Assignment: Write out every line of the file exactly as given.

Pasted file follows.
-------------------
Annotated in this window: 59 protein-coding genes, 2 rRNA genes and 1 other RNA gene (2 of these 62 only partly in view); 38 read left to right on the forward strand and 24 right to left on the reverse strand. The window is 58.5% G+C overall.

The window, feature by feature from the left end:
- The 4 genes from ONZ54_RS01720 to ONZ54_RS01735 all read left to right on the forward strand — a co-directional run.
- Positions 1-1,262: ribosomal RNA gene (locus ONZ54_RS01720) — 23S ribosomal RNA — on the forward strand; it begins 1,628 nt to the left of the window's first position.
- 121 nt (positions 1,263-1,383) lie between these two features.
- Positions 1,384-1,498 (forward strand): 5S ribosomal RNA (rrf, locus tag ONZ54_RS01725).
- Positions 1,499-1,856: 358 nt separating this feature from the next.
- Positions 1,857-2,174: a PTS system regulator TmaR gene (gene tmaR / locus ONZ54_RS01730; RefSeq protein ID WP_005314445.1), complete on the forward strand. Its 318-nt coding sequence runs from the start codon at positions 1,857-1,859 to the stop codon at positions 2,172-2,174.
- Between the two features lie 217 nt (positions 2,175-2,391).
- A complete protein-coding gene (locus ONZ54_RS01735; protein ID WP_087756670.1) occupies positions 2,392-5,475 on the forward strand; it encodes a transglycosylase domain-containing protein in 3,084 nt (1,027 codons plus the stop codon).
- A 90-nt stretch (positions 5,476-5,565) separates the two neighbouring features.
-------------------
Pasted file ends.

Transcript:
Annotated in this window: 59 protein-coding genes, 2 rRNA genes and 1 other RNA gene (2 of these 62 only partly in view); 38 read left to right on the forward strand and 24 right to left on the reverse strand. The window is 58.5% G+C overall.

The window, feature by feature from the left end:
- The 4 genes from ONZ54_RS01720 to ONZ54_RS01735 all read left to right on the forward strand — a co-directional run.
- Positions 1-1,262: ribosomal RNA gene (locus ONZ54_RS01720) — 23S ribosomal RNA — on the forward strand; it begins 1,628 nt to the left of the window's first position.
- 121 nt (positions 1,263-1,383) lie between these two features.
- Positions 1,384-1,498 (forward strand): 5S ribosomal RNA (rrf, locus tag ONZ54_RS01725).
- Positions 1,499-1,856: 358 nt separating this feature from the next.
- Positions 1,857-2,174: a PTS system regulator TmaR gene (gene tmaR / locus ONZ54_RS01730; RefSeq protein ID WP_005314445.1), complete on the forward strand. Its 318-nt coding sequence runs from the start codon at positions 1,857-1,859 to the stop codon at positions 2,172-2,174.
- Between the two features lie 217 nt (positions 2,175-2,391).
- A complete protein-coding gene (locus ONZ54_RS01735; protein ID WP_087756670.1) occupies positions 2,392-5,475 on the forward strand; it encodes a transglycosylase domain-containing protein in 3,084 nt (1,027 codons plus the stop codon).
- A 90-nt stretch (positions 5,476-5,565) separates the two neighbouring features.